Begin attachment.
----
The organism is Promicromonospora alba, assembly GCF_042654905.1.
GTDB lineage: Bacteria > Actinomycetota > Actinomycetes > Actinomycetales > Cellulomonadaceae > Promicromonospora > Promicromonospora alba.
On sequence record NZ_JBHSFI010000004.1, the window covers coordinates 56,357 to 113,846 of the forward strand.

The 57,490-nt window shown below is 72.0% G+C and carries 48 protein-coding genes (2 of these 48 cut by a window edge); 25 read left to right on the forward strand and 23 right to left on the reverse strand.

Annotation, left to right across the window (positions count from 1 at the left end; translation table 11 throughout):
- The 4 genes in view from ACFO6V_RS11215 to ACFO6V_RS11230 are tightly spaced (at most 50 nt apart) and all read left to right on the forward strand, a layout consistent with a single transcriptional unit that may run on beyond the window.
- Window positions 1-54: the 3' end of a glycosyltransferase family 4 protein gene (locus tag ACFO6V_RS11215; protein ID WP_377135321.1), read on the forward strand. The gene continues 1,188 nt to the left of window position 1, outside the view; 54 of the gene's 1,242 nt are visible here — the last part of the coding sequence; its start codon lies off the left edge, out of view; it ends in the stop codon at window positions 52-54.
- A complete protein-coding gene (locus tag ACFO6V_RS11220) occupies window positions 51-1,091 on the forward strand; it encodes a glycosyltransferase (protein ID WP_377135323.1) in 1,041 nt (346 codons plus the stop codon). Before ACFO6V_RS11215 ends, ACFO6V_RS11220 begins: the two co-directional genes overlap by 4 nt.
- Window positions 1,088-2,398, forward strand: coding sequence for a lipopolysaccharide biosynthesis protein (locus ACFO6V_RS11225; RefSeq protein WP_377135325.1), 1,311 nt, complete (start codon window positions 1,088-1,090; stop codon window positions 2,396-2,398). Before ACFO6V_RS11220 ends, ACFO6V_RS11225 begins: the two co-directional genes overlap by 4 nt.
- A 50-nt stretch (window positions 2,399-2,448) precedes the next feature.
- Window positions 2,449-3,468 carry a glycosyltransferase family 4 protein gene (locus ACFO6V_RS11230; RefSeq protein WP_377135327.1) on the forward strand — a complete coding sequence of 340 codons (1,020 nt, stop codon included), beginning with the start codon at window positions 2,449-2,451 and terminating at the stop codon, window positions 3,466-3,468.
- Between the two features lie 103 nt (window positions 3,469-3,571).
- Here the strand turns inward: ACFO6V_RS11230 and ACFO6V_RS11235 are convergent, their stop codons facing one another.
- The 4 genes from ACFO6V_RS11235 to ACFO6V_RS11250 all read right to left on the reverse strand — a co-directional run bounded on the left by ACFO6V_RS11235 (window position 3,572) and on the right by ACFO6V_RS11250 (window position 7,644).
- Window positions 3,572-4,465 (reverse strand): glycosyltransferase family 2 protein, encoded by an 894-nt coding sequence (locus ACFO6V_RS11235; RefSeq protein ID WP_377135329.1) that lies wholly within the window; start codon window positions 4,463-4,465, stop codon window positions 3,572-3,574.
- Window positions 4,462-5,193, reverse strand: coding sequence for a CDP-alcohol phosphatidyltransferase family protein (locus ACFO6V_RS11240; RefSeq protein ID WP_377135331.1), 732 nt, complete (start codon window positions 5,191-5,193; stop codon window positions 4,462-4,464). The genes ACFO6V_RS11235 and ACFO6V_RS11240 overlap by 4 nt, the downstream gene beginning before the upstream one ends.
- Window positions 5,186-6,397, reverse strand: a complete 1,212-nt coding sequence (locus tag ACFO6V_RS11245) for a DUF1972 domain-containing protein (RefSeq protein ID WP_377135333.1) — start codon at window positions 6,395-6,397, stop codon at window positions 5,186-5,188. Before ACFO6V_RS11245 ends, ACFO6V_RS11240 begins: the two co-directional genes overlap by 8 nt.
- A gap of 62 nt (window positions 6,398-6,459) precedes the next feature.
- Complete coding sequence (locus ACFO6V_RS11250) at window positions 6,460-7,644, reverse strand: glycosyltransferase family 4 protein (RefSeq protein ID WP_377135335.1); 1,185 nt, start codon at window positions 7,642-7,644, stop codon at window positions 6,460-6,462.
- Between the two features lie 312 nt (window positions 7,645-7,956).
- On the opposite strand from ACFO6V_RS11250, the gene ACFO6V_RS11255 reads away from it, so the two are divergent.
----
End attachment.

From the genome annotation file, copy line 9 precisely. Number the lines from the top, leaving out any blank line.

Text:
- Window positions 1,088-2,398, forward strand: coding sequence for a lipopolysaccharide biosynthesis protein (locus ACFO6V_RS11225; RefSeq protein WP_377135325.1), 1,311 nt, complete (start codon window positions 1,088-1,090; stop codon window positions 2,396-2,398). Before ACFO6V_RS11220 ends, ACFO6V_RS11225 begins: the two co-directional genes overlap by 4 nt.